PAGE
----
Academic journal article Research in Applied Economics

Modelling Farmers Investment in Agrochemicals: The Experience of Smallholder Cocoa Farmers in Ghana

Academic journal article Research in Applied Economics

Modelling Farmers Investment in Agrochemicals: The Experience of Smallholder Cocoa Farmers in Ghana

Article excerpt

Abstract

The study analyzes the effects of the determinants of farmer's adoption of and investment in agrochemicals by collecting primary data from 156 sampled cocoa farmers in the Sefwi-Wiawso Municipality of Ghana. Descriptive statistical technique was employed to analyze demographic and farm-specific characteristics as well as the adoption rate and expenditure on agrochemicals. The findings highlighted the fact that, though a large proportion of farmers in the study area use agrochemicals, the intensity and amount spent to purchase these inputs are quite low. The Tobit regression model was used to identify and quantify the effects of the determinants of farmer's investment in agrochemicals. The results generally indicate that the sex of the farmer, age of the farmer, household size, educational attainment, mean age of cocoa farms, farm size and farmers previous output are all important variables in explaining farmers decision to invest in agrochemicals. The paper concludes by recommending that strategic policies orienting towards improving the adoption rate as well as targeting farmers who are less likely to invest in agrochemicals is a pressing issue.

Keywords: agrochemical input; demographic factors; farm-specific characteristics; Tobit Model; Cocoa Industry; Ghana

(ProQuest: ... denotes formulae omitted.)

1. Introduction

The importance of Agriculture to the development of developing economies in the World cannot be over-emphasized. In a period of rapid globalization and market liberalization, African countries are pursuing their comparative productive advantage to foster growth in a new liberal economic context. The quest for this comparative advantage implies a continuous if not a larger role for tropical commodity exports to generate foreign exchange and promote economic growth (World Bank, 2003). Most developing countries such as Ghana, Cote d'Ivoire, etc., depend largely on exports proceeds from primary products such as tree crops.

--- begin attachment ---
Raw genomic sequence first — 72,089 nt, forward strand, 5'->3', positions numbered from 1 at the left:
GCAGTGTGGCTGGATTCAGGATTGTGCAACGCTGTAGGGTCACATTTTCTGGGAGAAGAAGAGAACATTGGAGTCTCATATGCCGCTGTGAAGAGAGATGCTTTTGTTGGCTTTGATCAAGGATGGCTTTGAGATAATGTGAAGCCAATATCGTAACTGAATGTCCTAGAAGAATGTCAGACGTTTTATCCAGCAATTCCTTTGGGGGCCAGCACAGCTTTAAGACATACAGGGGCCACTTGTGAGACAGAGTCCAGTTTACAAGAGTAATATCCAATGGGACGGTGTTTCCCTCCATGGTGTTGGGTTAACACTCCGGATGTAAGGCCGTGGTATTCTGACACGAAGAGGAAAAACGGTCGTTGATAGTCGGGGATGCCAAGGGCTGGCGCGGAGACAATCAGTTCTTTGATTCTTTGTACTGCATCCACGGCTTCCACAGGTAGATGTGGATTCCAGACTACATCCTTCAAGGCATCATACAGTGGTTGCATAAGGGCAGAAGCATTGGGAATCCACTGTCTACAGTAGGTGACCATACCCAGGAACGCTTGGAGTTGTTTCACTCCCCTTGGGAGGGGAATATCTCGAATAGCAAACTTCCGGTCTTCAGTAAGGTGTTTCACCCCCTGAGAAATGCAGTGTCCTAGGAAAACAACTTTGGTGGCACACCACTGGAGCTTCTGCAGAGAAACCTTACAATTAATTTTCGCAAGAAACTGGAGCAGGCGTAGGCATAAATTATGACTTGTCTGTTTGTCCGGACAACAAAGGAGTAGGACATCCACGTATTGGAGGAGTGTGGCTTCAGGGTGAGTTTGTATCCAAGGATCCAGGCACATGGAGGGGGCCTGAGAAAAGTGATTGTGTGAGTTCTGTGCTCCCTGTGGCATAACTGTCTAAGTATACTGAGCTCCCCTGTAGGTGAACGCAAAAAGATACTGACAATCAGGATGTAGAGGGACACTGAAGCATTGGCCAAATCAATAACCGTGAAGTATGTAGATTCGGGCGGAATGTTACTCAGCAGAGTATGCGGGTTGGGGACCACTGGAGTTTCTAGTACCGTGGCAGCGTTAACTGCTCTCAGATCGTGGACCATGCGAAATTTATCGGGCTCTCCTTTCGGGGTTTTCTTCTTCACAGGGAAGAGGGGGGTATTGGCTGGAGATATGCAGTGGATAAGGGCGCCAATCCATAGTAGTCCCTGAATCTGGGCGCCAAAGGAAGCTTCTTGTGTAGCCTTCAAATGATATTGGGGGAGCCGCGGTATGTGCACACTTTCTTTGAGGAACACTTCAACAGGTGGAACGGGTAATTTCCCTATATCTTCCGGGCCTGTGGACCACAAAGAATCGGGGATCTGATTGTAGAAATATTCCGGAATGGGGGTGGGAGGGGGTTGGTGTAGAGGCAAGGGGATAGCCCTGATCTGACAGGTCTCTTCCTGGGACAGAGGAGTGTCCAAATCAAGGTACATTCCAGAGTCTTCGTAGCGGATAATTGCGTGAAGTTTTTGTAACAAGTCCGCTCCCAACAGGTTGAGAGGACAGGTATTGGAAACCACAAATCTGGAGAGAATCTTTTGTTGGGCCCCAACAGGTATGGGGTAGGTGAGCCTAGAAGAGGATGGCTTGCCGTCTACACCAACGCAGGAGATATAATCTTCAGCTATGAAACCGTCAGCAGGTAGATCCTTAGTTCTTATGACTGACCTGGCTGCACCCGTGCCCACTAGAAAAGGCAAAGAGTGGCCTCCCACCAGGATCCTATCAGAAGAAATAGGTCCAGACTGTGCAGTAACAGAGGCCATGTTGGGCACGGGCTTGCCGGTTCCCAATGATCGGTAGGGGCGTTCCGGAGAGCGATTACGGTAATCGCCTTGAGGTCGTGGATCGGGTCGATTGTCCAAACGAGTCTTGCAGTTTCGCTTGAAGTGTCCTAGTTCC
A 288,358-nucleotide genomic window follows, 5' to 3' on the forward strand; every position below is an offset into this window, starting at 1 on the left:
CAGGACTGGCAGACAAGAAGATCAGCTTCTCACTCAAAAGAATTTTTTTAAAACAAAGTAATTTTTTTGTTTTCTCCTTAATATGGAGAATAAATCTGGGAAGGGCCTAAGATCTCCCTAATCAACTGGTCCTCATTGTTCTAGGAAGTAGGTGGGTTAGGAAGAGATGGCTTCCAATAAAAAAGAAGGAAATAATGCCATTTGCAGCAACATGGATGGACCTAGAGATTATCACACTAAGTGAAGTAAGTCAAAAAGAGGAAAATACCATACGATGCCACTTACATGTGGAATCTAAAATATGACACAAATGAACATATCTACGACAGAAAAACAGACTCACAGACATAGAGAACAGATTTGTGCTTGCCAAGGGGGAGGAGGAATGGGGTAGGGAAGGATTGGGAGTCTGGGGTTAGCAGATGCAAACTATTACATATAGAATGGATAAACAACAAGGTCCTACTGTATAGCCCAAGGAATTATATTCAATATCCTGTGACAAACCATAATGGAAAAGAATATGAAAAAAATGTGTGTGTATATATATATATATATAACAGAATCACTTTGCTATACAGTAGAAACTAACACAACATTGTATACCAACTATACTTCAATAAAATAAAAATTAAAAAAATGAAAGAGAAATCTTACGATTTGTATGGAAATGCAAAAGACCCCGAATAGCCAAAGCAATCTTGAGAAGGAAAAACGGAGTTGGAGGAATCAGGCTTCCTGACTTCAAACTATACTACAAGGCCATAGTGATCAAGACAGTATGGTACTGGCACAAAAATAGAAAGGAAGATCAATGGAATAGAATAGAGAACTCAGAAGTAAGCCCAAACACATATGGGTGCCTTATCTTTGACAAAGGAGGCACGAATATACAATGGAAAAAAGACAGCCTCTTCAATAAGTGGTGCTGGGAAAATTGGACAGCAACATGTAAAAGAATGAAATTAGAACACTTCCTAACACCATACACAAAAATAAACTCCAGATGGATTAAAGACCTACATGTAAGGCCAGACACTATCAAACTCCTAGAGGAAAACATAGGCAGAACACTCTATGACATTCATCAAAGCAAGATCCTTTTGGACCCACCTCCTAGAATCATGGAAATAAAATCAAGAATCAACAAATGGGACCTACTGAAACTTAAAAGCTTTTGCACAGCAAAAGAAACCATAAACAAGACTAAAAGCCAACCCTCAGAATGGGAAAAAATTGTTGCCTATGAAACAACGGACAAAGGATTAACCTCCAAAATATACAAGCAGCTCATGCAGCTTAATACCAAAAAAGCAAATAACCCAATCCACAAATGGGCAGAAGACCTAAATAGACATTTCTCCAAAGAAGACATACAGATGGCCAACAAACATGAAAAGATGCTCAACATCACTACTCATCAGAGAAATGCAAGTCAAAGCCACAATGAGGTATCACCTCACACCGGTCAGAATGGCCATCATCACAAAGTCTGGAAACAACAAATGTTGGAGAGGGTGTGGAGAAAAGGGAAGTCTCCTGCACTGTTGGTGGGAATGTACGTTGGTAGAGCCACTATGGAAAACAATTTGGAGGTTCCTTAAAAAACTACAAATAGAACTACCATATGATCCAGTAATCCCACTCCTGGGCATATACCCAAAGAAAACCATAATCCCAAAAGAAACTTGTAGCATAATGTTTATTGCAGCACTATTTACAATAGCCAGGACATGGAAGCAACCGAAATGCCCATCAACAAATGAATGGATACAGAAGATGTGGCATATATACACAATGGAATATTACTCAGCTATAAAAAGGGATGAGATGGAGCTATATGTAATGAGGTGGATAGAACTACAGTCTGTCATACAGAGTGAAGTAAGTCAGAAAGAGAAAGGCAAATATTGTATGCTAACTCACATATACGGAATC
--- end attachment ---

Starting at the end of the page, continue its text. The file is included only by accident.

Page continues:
Among the perennial tree crops, cocoa sector is of particular interest for West and Central Africa, and for the global chocolate industry. Producing countries derive a large proportion of their foreign income from cocoa. Over the past ten years, West African countries have contributed the largest quantity of the world's cocoa, ranging between 54% and 71% of the total production (Awuah, 2002; FAO, 2004). For example, in 2001, Côte d'Ivoire exported more than 1.4 million tons of cocoa. This contributed about 40 percent of exports, 14 percent of GDP, and more than 20 percent of government income (Nkamleu&Kielland, 2006). The cocoa sector in Ghana employs about 800,000 smallholder farm families providing food, employment, income, tax revenue and foreign exchange earnings for the government. The contribution of the sector has been very impressive over the last decade. For instance, in 2008 the sector contributed about 28.5% of Ghana's foreign exchange earnings out of about 38% by the agriculture sector (ISSER, 2008).

In Ghana, cocoa production has been fluctuating over the last decades ranging from 350,000 tons in 1998 to about 750,000 in 2004/2005 cocoa season. However, in the last decade, growth in the sector has been increasing at an increasing rate with a record-breaking of about 1,000,000 tons in 2012 cocoa season. It is believed that this increase in output is attributed to a number of interventions including the cocoa Hi-Tech programme popularly known as "Mass Spraying Exercise". In spite of this tremendous increase in production, average yields per hectare is still below the potential estimated average of about 1000kg/ha. Ghana's yield/ha is about 400kg which is substantially lower than those observed in some of the cocoa producing countries such as Malaysia (1800kg/ha) and Cote d'Ivoire (800kg/ha) (Binamet al., 2008; Barrietoset al., 2008 ).

The low productivity of cocoa is partially attributed to the depleting of soil nutrient, farmers inability to control pests and diseases as well as escalating cost of inputs in recent years. …

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